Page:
URI oceanography student uses crashing waves on shorelines to study Earth's interior

Dec 05, 2012

Scientists have long used the speed of seismic waves traveling through the Earth as a means of learning about the geologic structure beneath the Earth's surface, but the seismic waves they use have typically been generated by earthquakes or man-made explosions. A University of Rhode Island graduate student is using the tiny seismic waves created by ocean waves crashing on shorelines around the world to learn how an underwater plateau was formed 122 million years ago.

"There are any number of ways to create seismic waves, but most people only think about earthquakes and explosions," said Brian Covellone, a doctoral student at the URI Graduate School of . "Using data from allows you to sample a different region of the Earth's interior than you can from using earthquake data. And by combining multiple data sets, you can get a clearer picture of the geology of the Earth."

Covellone, a native of Warwick, R.I., is investigating the origin of the Ontong Java plateau, an underwater feature north of and the , which formed when a massive volume of magma erupted from the over a short period of time. Scientists disagree about whether the eruption happened as the result of a plume of magma breaking through the seafloor, in the way that Hawaii was formed, or at a mid-ocean ridge where the Earth's crust was spreading apart and new crust was forming.

According to Covellone, the velocity of seismic waves depends on the temperature and the composition of the material through which it travels. By studying how quickly seismic waves travel near the Ontong Java plateau, scientists can infer how the structure was formed. By analyzing data from hundreds of around the Pacific Ocean, especially those between Hawaii and Australia, Covellone believes that coastal waves will help provide the answer.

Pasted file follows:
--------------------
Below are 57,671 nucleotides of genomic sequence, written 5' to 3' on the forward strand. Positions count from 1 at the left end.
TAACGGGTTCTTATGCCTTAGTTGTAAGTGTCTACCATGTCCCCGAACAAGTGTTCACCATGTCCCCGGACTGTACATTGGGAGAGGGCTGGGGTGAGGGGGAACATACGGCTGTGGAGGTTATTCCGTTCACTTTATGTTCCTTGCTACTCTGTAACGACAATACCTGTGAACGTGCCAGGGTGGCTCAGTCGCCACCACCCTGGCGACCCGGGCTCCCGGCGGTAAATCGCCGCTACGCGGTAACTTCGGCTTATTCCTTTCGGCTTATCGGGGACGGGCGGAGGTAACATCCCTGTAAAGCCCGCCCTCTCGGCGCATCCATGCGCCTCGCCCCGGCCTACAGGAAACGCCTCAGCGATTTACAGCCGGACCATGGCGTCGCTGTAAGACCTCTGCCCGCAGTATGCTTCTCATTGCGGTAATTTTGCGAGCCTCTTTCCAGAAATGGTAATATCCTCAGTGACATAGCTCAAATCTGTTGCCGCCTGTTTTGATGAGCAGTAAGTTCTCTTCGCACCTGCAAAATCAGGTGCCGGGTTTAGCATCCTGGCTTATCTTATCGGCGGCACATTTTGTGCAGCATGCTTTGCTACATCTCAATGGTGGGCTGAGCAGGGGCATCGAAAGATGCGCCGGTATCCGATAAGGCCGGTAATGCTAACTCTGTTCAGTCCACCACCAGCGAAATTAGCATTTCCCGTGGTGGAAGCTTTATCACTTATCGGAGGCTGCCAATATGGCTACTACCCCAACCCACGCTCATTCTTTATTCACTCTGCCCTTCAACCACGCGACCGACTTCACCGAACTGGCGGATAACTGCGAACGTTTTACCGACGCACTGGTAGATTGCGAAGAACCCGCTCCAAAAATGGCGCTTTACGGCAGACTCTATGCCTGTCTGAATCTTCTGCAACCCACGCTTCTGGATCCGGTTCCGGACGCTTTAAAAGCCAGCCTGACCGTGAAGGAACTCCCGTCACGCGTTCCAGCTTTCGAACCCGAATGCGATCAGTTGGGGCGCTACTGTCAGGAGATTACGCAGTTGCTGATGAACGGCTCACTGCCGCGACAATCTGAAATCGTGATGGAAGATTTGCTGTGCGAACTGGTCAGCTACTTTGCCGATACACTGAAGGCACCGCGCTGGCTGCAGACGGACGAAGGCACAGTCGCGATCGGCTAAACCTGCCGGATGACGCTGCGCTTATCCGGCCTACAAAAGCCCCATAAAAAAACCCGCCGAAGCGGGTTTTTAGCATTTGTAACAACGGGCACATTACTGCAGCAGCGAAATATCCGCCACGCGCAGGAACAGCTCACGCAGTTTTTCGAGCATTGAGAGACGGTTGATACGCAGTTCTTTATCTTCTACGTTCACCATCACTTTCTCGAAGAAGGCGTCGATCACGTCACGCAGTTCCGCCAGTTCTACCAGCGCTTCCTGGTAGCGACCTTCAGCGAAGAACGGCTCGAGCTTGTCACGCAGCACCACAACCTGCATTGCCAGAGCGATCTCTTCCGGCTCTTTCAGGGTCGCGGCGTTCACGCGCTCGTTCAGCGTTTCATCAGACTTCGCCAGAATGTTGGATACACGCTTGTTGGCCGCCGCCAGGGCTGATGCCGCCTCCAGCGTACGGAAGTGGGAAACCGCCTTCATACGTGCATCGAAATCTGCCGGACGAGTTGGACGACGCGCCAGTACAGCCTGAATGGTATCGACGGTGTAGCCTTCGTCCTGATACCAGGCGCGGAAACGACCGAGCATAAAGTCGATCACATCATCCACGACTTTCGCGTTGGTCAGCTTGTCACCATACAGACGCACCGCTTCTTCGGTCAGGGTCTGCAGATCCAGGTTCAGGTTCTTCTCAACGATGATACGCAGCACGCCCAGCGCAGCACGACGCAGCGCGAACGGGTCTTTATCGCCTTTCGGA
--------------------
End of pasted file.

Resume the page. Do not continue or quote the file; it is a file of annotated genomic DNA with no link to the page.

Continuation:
"Earthquake data stands out compared to the of waves crashing on the shoreline," he said. "But that noise has valuable information in it. If you take that noise and sum it up over months or years, they grow in amplitude and you can pull out valuable data from it.

"Waves on a beach excite the Earth in a non-random way, and when I stack all that data together, I get a seismogram that looks like an earthquake, with a large spike in it," he said.

Covellone will present a summary of his research today at a meeting of the American Geophysical Union.

"By the time I graduate, I expect to have a high-resolution image of the velocity structure underneath the Ontong Java plateau," said Covellone. "And from that we'll have an idea of what caused the plateau to form. It will shed a lot of light on the subject, but it's still just one piece of a big puzzle."

Explore further: NASA animation shows Hurricane Marie winding down

add to favorites email to friend print save as pdf

Related Stories

Homing in on a potential pre-quake signal

Aug 02, 2012

In a new analysis of the 2004 magnitude 6.0 Parkfield earthquake in California, David Schaff suggests some limits on how changes measured by ambient seismic noise could be used as a pre-earthquake signal.

Ancient rock collisions may have formed Western Australia

Mar 30, 2007

A new 3D picture of the geology of Western Australia, captured by measuring seismic waves from deep in the Earth’s crust, has provided evidence that it was created when vast regions of ancient world slammed into each other.

Recommended for you

Aging Africa

22 hours ago

In the September issue of GSA Today, Paul Bierman of the University of Vermont–Burlington and colleagues present a cosmogenic view of erosion, relief generation, and the age of faulting in southernmost Africa ...

NASA animation shows Hurricane Marie winding down

23 hours ago

NOAA's GOES-West satellite keeps a continuous eye on the Eastern Pacific and has been covering Hurricane Marie since birth. NASA's GOES Project uses NOAA data and creates animations and did so to show the end of Hurricane ...

EU project sails off to study Arctic sea ice

Aug 29, 2014

A one-of-a-kind scientific expedition is currently heading to the Arctic, aboard the South Korean icebreaker Araon. This joint initiative of the US and Korea will measure atmospheric, sea ice and ocean properties with technology ...

User comments : 0